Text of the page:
Original Paper: https://www.nature.com/articles/s41586-019-1232-1
Changes in metabolic pathways may lead to abnormalities of the immune system which leads researchers to metabolism in search of targets for novel therapies. Serine hydroxymethyltransferase 2 (SHMT2), which regulates one-carbon transfer reactions essential for amino acid and nucleotide metabolism, is involved in an association which provides a potential link between metabolism and inflammation. It exists as a dimer but stabilization of the active tetrameric state occurs with the binding of pyridoxal-5’-phosphate (PLP).1 Promotion of inflammatory cytokine signaling via SHMT2 is accomplished by interacting with the deubiquitinating BRCC36 isopeptidase complex (BRISC). BRCC36 is a Zn2+-dependent deubiquitylase (DUB) and requires interaction with pseudo-DUBs Abraxas 1 or Abraxas 2 for activity.2 Interaction with Abraxas 1 leads to a complex required for DNA repair; however, BRCC36 interacts with Abraxas 2 as part of the larger BRISC-SHMT2 complex.2 BRISC-SHMT2 interaction leads to delivery to ubiquitylated type I interferon (IFN) receptors, allowing deubiquitylation by BRCC36.4 BRISC-deficient mice are protected from pathological conditions that come from increased inflammatory signaling.4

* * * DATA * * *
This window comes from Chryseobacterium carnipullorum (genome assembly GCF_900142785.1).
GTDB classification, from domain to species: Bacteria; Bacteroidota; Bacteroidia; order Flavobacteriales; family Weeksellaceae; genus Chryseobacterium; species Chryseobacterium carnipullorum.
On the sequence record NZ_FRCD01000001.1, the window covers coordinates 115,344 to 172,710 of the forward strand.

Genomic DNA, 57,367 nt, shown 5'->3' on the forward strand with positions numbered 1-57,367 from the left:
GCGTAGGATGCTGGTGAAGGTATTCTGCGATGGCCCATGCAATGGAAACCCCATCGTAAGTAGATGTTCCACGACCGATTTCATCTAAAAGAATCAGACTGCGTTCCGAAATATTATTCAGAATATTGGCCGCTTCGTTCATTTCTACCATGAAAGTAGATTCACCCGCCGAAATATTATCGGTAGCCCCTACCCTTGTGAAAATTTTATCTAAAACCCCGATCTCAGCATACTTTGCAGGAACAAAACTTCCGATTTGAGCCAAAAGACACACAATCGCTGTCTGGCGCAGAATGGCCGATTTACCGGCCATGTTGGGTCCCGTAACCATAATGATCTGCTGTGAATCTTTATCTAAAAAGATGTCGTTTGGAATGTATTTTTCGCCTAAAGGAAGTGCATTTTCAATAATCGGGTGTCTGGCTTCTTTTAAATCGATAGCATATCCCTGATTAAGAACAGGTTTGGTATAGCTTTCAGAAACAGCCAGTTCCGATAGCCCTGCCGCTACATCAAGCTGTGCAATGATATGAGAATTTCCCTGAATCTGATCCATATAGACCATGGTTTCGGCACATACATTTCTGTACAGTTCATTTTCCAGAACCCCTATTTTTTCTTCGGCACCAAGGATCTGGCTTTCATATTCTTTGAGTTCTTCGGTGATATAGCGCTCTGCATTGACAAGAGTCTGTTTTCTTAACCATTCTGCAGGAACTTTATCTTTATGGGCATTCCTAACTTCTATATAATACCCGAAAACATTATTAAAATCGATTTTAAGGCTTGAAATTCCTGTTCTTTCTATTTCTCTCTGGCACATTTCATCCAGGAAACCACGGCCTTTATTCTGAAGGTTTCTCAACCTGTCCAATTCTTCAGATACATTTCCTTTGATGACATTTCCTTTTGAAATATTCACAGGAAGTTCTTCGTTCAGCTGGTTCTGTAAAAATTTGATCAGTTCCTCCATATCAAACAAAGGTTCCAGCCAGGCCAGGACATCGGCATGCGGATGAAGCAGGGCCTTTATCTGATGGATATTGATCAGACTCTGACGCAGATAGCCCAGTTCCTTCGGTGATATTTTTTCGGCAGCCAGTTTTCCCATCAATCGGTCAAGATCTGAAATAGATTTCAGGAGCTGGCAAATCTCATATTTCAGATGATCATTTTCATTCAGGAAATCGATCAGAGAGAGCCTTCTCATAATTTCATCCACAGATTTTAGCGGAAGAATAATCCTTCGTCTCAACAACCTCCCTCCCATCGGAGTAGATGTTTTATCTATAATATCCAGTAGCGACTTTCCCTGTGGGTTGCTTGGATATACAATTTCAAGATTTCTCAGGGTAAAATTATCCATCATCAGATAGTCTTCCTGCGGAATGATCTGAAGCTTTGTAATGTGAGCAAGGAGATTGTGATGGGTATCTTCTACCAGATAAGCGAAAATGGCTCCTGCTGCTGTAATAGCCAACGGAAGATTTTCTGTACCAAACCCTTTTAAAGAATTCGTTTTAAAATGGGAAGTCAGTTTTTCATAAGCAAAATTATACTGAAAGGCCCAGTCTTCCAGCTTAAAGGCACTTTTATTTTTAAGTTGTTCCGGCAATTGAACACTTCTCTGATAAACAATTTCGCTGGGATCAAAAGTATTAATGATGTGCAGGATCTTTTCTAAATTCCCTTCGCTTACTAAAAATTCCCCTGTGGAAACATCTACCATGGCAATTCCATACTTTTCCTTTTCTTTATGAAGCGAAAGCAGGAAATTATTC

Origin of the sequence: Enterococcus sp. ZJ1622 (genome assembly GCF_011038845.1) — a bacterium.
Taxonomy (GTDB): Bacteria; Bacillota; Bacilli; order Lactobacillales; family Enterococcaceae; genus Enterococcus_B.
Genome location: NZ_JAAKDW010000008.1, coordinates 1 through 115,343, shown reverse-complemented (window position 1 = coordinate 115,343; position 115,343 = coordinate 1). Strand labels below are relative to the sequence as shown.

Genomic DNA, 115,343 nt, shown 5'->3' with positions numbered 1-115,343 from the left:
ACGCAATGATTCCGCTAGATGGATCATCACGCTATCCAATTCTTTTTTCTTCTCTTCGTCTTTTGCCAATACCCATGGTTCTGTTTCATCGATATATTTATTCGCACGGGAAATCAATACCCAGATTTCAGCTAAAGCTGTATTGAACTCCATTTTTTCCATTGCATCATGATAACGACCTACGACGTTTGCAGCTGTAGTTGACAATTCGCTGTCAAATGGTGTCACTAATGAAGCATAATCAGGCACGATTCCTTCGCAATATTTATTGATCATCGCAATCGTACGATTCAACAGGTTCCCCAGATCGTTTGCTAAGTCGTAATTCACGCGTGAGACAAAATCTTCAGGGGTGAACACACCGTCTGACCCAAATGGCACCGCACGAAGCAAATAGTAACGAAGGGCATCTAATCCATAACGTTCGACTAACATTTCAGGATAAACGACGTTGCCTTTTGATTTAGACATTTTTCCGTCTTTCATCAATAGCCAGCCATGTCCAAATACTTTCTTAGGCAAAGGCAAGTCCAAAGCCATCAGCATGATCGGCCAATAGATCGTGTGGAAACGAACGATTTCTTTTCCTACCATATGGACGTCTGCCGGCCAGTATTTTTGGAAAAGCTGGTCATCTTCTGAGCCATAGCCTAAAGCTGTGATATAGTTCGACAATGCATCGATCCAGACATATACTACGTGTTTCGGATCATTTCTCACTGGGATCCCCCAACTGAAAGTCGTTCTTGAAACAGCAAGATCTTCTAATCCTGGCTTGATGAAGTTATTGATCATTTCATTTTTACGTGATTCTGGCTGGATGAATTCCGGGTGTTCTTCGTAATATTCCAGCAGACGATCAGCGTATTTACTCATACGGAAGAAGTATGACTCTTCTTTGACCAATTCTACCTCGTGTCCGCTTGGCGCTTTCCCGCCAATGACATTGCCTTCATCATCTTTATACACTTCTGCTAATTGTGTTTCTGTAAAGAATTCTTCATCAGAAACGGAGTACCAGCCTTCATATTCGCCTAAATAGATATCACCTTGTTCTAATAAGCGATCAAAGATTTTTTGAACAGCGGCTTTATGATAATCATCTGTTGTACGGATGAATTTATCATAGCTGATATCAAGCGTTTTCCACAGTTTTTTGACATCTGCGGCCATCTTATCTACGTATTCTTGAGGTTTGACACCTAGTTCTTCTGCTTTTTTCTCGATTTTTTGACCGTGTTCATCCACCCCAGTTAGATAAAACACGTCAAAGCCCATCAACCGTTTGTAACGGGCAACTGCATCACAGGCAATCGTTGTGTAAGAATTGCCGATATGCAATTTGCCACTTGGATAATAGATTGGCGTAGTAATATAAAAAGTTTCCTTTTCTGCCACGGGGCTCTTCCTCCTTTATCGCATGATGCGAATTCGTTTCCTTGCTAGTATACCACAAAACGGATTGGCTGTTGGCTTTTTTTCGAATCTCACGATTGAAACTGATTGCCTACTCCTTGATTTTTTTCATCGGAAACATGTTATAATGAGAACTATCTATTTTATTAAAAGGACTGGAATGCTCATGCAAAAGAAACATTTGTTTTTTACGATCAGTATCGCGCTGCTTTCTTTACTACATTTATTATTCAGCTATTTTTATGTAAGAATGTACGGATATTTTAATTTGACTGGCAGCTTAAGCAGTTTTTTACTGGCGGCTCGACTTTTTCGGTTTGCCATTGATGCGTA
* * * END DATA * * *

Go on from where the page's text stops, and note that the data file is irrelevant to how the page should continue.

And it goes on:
The interaction between BRISC and SHMT2 was broadly known; however, the structure of the complex and the potential connection to metabolism remained unknown. The Nature paper by Walden et al. sought to resolve these unknowns and present a mechanism by which metabolites may regulate inflammation. The authors produced a modified SHMT2, SHMT2ΔN, which contains residues 18-504 and is a mixture of dimers and tetramers in solution. Furthermore, a SHMT2(A285T) mutant that contains a substitution near the PLP-acceptor residue (K280) had already been identified and available. This allowed the authors to utilize SHMT2ΔN(A285T) which is a dimer in solution and crystal lattice. Walden et al. were thus able to directly compare the dimer and tetramer structures. The addition of SHMT2ΔN inhibited DUB activity of BRISC, with reduced inhibition occurring when preincubated with PLP. SHMT2ΔN(A285T and SHMT2ΔN(K280A/A285T), both obligate dimers, effectively inhibited BRISC. These findings revealed a previously unknown role of dimeric SHMT2 in BRISC regulation.